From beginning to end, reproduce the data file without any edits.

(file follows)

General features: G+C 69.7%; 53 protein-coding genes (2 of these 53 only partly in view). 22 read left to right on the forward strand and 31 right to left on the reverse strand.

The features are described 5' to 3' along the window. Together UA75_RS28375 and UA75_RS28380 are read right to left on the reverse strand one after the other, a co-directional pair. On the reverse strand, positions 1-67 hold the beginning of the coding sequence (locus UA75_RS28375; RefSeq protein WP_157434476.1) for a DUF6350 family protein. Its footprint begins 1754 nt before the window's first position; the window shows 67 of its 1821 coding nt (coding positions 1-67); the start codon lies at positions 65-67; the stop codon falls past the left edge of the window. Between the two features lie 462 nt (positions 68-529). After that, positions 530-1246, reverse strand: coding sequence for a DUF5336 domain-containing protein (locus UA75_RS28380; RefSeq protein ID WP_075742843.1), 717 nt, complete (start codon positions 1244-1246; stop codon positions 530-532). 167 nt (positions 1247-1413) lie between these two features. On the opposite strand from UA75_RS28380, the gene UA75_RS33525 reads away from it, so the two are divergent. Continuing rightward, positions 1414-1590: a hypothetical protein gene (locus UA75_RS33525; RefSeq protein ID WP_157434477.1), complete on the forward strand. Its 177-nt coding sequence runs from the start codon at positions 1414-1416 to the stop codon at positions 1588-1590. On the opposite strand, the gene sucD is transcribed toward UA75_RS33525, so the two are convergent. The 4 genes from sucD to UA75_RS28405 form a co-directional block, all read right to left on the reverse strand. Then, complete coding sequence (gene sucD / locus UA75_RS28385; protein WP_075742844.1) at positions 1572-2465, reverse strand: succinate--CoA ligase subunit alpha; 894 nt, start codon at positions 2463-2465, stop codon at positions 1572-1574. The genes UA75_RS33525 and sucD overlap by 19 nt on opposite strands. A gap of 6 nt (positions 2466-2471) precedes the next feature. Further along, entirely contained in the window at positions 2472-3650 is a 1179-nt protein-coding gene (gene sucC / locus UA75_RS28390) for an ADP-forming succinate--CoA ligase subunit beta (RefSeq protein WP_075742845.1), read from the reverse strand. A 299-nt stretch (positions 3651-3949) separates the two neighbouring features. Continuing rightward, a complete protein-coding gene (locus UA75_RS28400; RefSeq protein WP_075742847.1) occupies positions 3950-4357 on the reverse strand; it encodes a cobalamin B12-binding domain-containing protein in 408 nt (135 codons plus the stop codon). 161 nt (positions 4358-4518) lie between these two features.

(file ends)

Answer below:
General features: G+C 69.7%; 53 protein-coding genes (2 of these 53 only partly in view). 22 read left to right on the forward strand and 31 right to left on the reverse strand.

The features are described 5' to 3' along the window. Together UA75_RS28375 and UA75_RS28380 are read right to left on the reverse strand one after the other, a co-directional pair. On the reverse strand, positions 1-67 hold the beginning of the coding sequence (locus UA75_RS28375; RefSeq protein WP_157434476.1) for a DUF6350 family protein. Its footprint begins 1754 nt before the window's first position; the window shows 67 of its 1821 coding nt (coding positions 1-67); the start codon lies at positions 65-67; the stop codon falls past the left edge of the window. Between the two features lie 462 nt (positions 68-529). After that, positions 530-1246, reverse strand: coding sequence for a DUF5336 domain-containing protein (locus UA75_RS28380; RefSeq protein ID WP_075742843.1), 717 nt, complete (start codon positions 1244-1246; stop codon positions 530-532). 167 nt (positions 1247-1413) lie between these two features. On the opposite strand from UA75_RS28380, the gene UA75_RS33525 reads away from it, so the two are divergent. Continuing rightward, positions 1414-1590: a hypothetical protein gene (locus UA75_RS33525; RefSeq protein ID WP_157434477.1), complete on the forward strand. Its 177-nt coding sequence runs from the start codon at positions 1414-1416 to the stop codon at positions 1588-1590. On the opposite strand, the gene sucD is transcribed toward UA75_RS33525, so the two are convergent. The 4 genes from sucD to UA75_RS28405 form a co-directional block, all read right to left on the reverse strand. Then, complete coding sequence (gene sucD / locus UA75_RS28385; protein WP_075742844.1) at positions 1572-2465, reverse strand: succinate--CoA ligase subunit alpha; 894 nt, start codon at positions 2463-2465, stop codon at positions 1572-1574. The genes UA75_RS33525 and sucD overlap by 19 nt on opposite strands. A gap of 6 nt (positions 2466-2471) precedes the next feature. Further along, entirely contained in the window at positions 2472-3650 is a 1179-nt protein-coding gene (gene sucC / locus UA75_RS28390) for an ADP-forming succinate--CoA ligase subunit beta (RefSeq protein WP_075742845.1), read from the reverse strand. A 299-nt stretch (positions 3651-3949) separates the two neighbouring features. Continuing rightward, a complete protein-coding gene (locus UA75_RS28400; RefSeq protein WP_075742847.1) occupies positions 3950-4357 on the reverse strand; it encodes a cobalamin B12-binding domain-containing protein in 408 nt (135 codons plus the stop codon). 161 nt (positions 4358-4518) lie between these two features.